There was a time when the hilly uneven bough known as the Ridge circled the city. Old-timers insist you could go clear around Delhi without stepping from the shade once.
All that remains now is scraggly patches where the land folded too sharply to build upon, jagged chunks melded into North and South Campus for curious students and shelterless lovers and disaffected slummers to congregate, fornicate, defecate.
College administrations and planning departments commission walls as and when they see fit; the Ridge simply lingers, like any forest in a fairytale.
Don’t believe me? Ask your other no-good city-dwelling friends.
They will all have at least one story beginning in college and ending on the Ridge with no discernible transition.
Somewhere along the Northern Ridge runs a road where you can watch the dense, beautiful, haphazard trees of the Ridge give way to the dense, beautiful, haphazard sprawl of old Delhi.
Somewhere along that road stood the black, unmarked RV whose plates and coordinates I had been texted earlier.
I parked Gwen next to the van, won an awkward staredown with the occupants of the nearby Police Control Booth, and popped into a bubble of cool air and fluorescent light.
“Nice of you to rendezvous beneath the comforting gaze of law enforcement.”
“Don’t flatter yourself, Jimbo.” The Reverend was putting final touches on her idea of incognito mode – scuffed leather jacket, grey shirt and trousers, faded green running shoes. “There’s been a cop car trailing me 24/7 for months. I just… did them the courtesy of stopping at an outpost. Told ’em to get breakfast, maybe go home and change.”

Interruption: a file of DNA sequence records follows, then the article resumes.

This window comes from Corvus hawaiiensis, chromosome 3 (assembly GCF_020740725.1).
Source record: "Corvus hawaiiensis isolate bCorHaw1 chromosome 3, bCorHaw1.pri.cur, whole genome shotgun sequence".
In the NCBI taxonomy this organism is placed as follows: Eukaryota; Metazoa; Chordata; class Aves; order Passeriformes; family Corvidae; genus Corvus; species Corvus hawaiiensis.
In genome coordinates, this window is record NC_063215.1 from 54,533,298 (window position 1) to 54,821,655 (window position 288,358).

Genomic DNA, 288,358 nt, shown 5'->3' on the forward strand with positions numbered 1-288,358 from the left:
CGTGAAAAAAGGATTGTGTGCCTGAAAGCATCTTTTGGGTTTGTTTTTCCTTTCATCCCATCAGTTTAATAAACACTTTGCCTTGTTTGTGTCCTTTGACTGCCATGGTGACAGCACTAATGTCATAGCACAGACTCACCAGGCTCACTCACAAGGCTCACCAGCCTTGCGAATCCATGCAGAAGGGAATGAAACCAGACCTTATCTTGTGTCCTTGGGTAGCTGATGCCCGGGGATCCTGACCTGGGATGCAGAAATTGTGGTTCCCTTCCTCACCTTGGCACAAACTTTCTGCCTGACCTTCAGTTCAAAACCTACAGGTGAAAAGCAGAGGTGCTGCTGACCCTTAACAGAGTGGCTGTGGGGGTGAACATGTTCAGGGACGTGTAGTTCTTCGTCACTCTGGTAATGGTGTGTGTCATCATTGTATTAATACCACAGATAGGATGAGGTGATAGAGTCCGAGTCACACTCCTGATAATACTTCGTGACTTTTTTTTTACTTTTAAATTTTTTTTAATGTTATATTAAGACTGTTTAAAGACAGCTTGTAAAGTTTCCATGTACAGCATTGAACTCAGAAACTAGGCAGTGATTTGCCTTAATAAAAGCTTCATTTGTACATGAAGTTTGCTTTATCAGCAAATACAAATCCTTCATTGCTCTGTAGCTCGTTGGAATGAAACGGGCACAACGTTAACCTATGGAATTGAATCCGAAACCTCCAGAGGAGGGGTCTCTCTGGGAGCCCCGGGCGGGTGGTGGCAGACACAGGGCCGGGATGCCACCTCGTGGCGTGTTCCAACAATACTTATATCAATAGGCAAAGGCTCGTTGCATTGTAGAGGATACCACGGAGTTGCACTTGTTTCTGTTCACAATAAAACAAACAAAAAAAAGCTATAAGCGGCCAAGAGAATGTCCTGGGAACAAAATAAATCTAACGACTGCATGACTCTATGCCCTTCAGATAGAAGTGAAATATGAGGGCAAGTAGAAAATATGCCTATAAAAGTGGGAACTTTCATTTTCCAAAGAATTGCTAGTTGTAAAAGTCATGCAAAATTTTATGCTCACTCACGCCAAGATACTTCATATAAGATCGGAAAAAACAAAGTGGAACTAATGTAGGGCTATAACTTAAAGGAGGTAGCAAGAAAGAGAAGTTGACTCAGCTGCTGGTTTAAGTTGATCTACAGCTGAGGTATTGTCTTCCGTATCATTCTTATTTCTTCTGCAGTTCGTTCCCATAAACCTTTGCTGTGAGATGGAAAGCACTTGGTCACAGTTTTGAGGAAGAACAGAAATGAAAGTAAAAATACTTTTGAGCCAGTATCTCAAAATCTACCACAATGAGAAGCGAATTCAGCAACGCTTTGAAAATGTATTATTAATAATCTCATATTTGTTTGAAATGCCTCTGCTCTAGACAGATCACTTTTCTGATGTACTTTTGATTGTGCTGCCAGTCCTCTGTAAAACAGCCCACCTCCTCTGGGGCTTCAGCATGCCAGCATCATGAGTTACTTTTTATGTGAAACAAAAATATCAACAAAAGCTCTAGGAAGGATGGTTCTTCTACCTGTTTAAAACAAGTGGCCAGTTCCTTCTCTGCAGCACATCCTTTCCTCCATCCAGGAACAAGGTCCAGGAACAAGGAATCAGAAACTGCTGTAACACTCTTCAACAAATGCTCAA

“Awful nice of you.” I walked to the nearest window. Her assistant stood smoking outside, oversized headphones and clipboard replaced by bluetooth headset and styrofoam cup of chai. I kept an eye on him. He was probably returning the favor. “They trust you not to skedaddle?”
“Yeah.” She put on a peaked cap and oversized shades. “Especially since I volunteered our keys at the outpost.”
“You know, Rev… I don’t get you, man. Seem to have your shit together. It intimidates me, a little. Why don’t you tell me what the fuck happened to Vrinda so I don’t have to aggravate you any longer?”
“Aggravate me? Couldn’t get a rise at a nympho convention, doofus.”
“Don’t go by that name anymore, Rev. Nice burn, though.”
“Let’s make it simpler. You’re lovin’ this hardboiled-private-eye bullshit, right? Gimme a snappy aside about decay or innocence lost. Ready? Go!”
You ever gone to a stand-up special, waited until a lull in the set, then yelled ‘Now make a joke!’ ?
Yeah, me neither.
We stood in silence for
fifteen billion years a few seconds. Her mousy assistant strolled away from the window, towards the outpost.
“You’re smarter than the average talking head on TV,” I finally said. “Obviously a good enough judge of the human condition to acquire a cult. But this character you picked? This prolonged fucking dead-man-walking tribute? Too hyperbolic, man. Too over-the-top, even for a talking head on TV. Nobody over thirty will take you seriously.”
“Full marks for effort, but you’re gonna talk over-the-top to me, manchild? With your fucking exclusionist male circlejerk? Your routine privileging of bros over the women who pay for knowing you by being branded ho’s? Maybe it’s more subtle to bond with strangers over a hot piece of ass. And ain’t nothing wrong with playing slut-finder general for an abusive pusher fresh outta Tihar, right?”